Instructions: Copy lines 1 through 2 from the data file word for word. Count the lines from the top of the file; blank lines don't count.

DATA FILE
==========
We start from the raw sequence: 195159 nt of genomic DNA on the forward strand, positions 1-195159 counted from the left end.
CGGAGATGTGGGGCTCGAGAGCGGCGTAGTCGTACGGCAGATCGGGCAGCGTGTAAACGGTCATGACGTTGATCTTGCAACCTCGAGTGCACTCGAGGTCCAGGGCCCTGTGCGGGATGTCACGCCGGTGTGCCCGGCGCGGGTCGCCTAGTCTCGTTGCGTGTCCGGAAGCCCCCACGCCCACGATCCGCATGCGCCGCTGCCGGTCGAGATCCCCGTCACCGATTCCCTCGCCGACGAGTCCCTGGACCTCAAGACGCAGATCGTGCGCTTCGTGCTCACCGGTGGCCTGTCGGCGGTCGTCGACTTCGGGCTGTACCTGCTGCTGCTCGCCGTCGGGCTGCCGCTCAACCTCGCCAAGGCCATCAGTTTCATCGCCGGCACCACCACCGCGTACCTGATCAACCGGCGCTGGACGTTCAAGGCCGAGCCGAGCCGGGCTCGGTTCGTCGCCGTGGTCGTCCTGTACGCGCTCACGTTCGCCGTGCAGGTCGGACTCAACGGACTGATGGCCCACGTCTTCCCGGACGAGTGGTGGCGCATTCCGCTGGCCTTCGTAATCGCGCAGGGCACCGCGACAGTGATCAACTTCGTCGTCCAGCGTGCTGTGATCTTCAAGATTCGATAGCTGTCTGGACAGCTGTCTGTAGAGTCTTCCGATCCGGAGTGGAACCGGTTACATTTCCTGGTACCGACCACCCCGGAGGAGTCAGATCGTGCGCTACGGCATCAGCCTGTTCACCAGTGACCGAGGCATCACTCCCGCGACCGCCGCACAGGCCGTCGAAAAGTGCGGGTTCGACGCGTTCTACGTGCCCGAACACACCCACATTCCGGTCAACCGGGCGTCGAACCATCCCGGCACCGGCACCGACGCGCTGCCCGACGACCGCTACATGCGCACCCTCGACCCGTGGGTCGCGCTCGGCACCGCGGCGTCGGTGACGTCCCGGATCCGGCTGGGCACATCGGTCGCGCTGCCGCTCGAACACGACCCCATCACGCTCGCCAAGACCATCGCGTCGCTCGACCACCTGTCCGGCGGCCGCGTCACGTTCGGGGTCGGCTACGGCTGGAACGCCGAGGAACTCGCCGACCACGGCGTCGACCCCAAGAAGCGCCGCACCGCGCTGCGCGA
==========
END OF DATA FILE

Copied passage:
We start from the raw sequence: 195159 nt of genomic DNA on the forward strand, positions 1-195159 counted from the left end.
CGGAGATGTGGGGCTCGAGAGCGGCGTAGTCGTACGGCAGATCGGGCAGCGTGTAAACGGTCATGACGTTGATCTTGCAACCTCGAGTGCACTCGAGGTCCAGGGCCCTGTGCGGGATGTCACGCCGGTGTGCCCGGCGCGGGTCGCCTAGTCTCGTTGCGTGTCCGGAAGCCCCCACGCCCACGATCCGCATGCGCCGCTGCCGGTCGAGATCCCCGTCACCGATTCCCTCGCCGACGAGTCCCTGGACCTCAAGACGCAGATCGTGCGCTTCGTGCTCACCGGTGGCCTGTCGGCGGTCGTCGACTTCGGGCTGTACCTGCTGCTGCTCGCCGTCGGGCTGCCGCTCAACCTCGCCAAGGCCATCAGTTTCATCGCCGGCACCACCACCGCGTACCTGATCAACCGGCGCTGGACGTTCAAGGCCGAGCCGAGCCGGGCTCGGTTCGTCGCCGTGGTCGTCCTGTACGCGCTCACGTTCGCCGTGCAGGTCGGACTCAACGGACTGATGGCCCACGTCTTCCCGGACGAGTGGTGGCGCATTCCGCTGGCCTTCGTAATCGCGCAGGGCACCGCGACAGTGATCAACTTCGTCGTCCAGCGTGCTGTGATCTTCAAGATTCGATAGCTGTCTGGACAGCTGTCTGTAGAGTCTTCCGATCCGGAGTGGAACCGGTTACATTTCCTGGTACCGACCACCCCGGAGGAGTCAGATCGTGCGCTACGGCATCAGCCTGTTCACCAGTGACCGAGGCATCACTCCCGCGACCGCCGCACAGGCCGTCGAAAAGTGCGGGTTCGACGCGTTCTACGTGCCCGAACACACCCACATTCCGGTCAACCGGGCGTCGAACCATCCCGGCACCGGCACCGACGCGCTGCCCGACGACCGCTACATGCGCACCCTCGACCCGTGGGTCGCGCTCGGCACCGCGGCGTCGGTGACGTCCCGGATCCGGCTGGGCACATCGGTCGCGCTGCCGCTCGAACACGACCCCATCACGCTCGCCAAGACCATCGCGTCGCTCGACCACCTGTCCGGCGGCCGCGTCACGTTCGGGGTCGGCTACGGCTGGAACGCCGAGGAACTCGCCGACCACGGCGTCGACCCCAAGAAGCGCCGCACCGCGCTGCGCGA